Diana and Actaeon, the odd couple of a Soviet showstopper

There’s nothing quite like the Diana and Actaeon* pas de deux to excite a ballet audience.

The piece is a classic showstopper, she all smiles, sustained balances and plunging poses into arabesque, he showing off his bare chest and scissor legs.

Along with Spring Waters, another athletic/acrobatic pas de deux choreographed in the days of the Soviet Union, Diana and Actaeon is a showcase for virtuosic male dancers and a favourite number in gala performances in the 1950s and ‘60s.

When Nureyev danced with the Australian Ballet in 1964 he partnered Lupe Serrano in performances of Diana and Actaeon and in 2007 it was part of the Australian Ballet’s Melbourne season of Paquita, an umbrella title for a program of pas de deux (including Spring Waters) and the Grand Pas from Paquita.

It’s made a comeback in the Australian Ballet’s gala production in which five short pieces precede Balanchine’s Symphony in C.

The biggest bravo moment in Diana and Actaeon comes when the male dancer flies around the stage in a sequence of double tours but on the opening night of the Australian Ballet gala last Friday Chengwu Guo added a series of barrel rolls that almost had the audience on its feet with glee.

But what is this party piece, where did it come from and why is Diana dancing with Actaeon anyway?

The pas de deux, choreographed by Agrippina Vaganova, has nothing in common with the myth of the goddess, Diana and the hunter, Actaeon, who happened to see her naked when she was bathing. To punish him, Diana turned him into a stag and he was killed by his own dogs.

So why does the piece show Diana and Actaeon bouncing around for joy?

The pas de deux we know today was an interpolation in Vaganova’s 1935 production of Jules Perrot’s ballet, La Esmeralda, danced by the company then called the Kirov.

Her pas de deux was based on a divertissement choreographed by Petipa for a revival of his ballet, Le Roi Candaule in 1891.

The pas de trois roles were the goddess, Diana, the shepherd, Endymion and a satyr. Petipa’s inspiration, it’s been said, was a painting by the Russian artist, Karl Bryullov, in which the wide eyed, red faced satyr has his arm around Diana’s thigh as she lies on top of a sleeping Endymion.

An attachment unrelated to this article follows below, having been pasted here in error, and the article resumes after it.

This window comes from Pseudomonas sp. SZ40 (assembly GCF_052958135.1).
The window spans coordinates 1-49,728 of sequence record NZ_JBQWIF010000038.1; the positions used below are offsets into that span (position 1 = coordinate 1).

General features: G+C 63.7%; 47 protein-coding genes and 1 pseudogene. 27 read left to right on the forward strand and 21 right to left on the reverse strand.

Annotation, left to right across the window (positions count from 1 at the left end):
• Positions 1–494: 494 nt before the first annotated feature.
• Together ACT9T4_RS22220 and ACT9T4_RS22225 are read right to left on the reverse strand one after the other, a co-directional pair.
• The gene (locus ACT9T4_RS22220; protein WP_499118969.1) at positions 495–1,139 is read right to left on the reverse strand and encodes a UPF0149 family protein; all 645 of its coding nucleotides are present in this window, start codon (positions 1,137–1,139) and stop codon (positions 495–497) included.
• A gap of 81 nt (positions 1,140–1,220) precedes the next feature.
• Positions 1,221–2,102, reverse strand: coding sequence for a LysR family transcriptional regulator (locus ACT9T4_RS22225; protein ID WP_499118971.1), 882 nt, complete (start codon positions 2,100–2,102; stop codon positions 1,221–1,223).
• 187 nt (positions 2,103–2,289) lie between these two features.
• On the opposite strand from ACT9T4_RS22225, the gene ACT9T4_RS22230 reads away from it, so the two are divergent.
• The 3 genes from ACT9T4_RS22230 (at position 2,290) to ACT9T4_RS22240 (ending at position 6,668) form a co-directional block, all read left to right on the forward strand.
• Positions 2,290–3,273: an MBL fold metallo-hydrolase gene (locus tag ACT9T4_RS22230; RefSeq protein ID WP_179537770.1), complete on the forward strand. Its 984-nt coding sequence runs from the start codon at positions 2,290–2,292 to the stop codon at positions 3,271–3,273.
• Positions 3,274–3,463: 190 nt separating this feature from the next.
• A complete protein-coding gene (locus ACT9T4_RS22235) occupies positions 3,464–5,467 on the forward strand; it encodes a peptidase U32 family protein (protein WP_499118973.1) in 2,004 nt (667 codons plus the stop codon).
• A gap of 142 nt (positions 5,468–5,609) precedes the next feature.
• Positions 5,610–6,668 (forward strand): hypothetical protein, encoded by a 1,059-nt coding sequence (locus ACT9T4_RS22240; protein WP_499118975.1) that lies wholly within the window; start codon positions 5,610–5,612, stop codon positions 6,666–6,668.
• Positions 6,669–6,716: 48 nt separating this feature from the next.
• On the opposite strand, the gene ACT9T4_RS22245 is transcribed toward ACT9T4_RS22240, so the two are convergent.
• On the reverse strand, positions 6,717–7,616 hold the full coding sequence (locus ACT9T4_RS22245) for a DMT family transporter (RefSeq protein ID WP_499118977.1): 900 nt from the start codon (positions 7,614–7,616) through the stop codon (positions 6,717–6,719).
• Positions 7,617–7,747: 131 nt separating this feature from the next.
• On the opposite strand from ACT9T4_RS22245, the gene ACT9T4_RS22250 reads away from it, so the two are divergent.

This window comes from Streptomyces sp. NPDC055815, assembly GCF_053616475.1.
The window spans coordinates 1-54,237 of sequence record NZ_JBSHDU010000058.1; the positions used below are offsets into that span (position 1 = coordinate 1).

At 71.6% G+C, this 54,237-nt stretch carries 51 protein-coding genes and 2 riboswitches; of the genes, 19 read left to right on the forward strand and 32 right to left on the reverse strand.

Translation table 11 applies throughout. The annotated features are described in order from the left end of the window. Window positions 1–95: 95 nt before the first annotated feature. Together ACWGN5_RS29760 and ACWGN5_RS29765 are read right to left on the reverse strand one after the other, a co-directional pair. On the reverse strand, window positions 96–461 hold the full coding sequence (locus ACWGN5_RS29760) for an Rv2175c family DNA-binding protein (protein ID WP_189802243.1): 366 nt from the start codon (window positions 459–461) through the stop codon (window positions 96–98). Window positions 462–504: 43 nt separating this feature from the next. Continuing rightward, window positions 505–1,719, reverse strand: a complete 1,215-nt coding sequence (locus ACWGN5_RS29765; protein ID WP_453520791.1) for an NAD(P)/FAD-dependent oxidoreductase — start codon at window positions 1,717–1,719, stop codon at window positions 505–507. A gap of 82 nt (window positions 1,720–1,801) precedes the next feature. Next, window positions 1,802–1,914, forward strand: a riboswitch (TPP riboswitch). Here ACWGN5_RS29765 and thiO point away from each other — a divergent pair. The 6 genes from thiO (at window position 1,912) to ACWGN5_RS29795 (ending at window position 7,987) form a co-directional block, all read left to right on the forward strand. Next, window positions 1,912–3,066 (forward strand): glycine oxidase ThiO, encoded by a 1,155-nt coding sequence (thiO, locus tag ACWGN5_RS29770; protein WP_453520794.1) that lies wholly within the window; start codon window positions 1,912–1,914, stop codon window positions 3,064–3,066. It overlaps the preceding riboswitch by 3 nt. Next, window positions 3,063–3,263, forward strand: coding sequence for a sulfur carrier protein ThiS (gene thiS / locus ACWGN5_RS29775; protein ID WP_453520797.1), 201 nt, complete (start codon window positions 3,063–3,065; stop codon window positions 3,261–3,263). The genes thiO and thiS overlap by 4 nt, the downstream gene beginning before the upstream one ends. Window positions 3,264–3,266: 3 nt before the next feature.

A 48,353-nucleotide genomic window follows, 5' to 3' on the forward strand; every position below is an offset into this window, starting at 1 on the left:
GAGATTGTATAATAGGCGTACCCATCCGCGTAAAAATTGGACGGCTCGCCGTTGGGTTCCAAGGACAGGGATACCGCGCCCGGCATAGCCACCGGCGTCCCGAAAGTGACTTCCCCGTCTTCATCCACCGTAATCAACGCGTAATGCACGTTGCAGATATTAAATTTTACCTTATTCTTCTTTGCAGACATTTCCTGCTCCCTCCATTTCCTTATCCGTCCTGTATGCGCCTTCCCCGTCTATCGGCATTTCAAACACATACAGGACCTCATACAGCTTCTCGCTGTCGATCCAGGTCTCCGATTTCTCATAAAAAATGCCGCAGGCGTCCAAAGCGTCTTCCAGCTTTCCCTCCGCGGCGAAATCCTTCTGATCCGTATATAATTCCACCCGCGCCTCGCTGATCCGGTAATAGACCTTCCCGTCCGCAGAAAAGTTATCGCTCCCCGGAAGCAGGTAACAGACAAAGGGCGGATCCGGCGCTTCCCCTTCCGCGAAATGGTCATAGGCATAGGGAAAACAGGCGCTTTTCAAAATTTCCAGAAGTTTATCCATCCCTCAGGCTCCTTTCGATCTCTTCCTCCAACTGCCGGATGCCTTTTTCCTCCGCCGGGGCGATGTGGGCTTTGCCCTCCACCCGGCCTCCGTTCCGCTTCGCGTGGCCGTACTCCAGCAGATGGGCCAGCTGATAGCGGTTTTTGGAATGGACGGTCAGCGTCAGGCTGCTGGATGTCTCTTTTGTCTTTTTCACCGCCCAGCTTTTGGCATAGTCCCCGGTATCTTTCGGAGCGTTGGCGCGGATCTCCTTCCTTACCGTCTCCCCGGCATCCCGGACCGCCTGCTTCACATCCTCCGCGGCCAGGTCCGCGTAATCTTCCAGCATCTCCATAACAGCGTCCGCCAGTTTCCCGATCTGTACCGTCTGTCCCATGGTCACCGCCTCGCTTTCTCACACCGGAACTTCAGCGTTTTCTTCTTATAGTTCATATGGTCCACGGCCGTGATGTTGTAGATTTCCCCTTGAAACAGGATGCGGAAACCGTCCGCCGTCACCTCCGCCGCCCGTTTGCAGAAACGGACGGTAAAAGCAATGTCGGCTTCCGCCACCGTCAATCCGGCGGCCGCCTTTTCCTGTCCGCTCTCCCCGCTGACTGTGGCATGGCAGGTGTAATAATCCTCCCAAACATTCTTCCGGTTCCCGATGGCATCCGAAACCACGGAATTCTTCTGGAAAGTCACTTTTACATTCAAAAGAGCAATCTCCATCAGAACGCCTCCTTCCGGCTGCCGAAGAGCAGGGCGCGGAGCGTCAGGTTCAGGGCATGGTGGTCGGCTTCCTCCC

For her pas de deux in 1935, Vaganova eliminated the satyr, and changed the name of Diana’s beloved from Endymion to Actaeon. Her choreography did include a reference to Actaeon’s transformation to a stag, with its series of stag leaps throughout the pas de deux.

Galina Ulanova and Vaktang Chabukiani danced in the first performance of the pas de deux.

* The Australian Ballet has used Acteon as the spelling in the gala program.

Click for a performance of the pas de deux by Nureyev with Svetlana Beriosova
Diana and Actaeon

The video shows the traditional Diana and Actaeon and a version of the original pas de trois, reconstructed by the ballet historian, Doug Fullington and performed by three dancers from Pacific Northwest Ballet.

One Comment

  1. geraldine
    Posted September 22, 2016 at 4:35 am | Permalink

    thanks for unpacking the historical context of the Diana and Actaeon pas de deux. I always wondered why these two got along so much better in the ballet than in the myth!

Post a Comment

Your email is never shared. Required fields are marked *

*
*

Ako Kondo and Chengwu Guo, Diana and Acteon, photo © Daniel Boud

Ako Kondo and Chengwu Guo, Diana and Acteon, photo © Daniel Boud

Lucinda Dunn and Robert Curran, Diana and Actaeon, 2007, photo © Jim Mcfarlane

Lucinda Dunn and Robert Curran, Diana and Actaeon, 2007, photo © Jim Mcfarlane

Agrippina Vaganova as Esmeralda, 1910

Agrippina Vaganova as Esmeralda, 1910

Daria Khokhlova and Alexander Smolianinov in the Diana and Actaeon pas de deux, Esmeralda, photo © Jack Devant

Daria Khokhlova and Alexander Smolianinov in the Diana and Actaeon pas de deux, Esmeralda, photo © Jack Devant

Karl Bryullov's painting of Endymion, Diana and the Satyr

Karl Bryullov’s painting of Endymion, Diana and the Satyr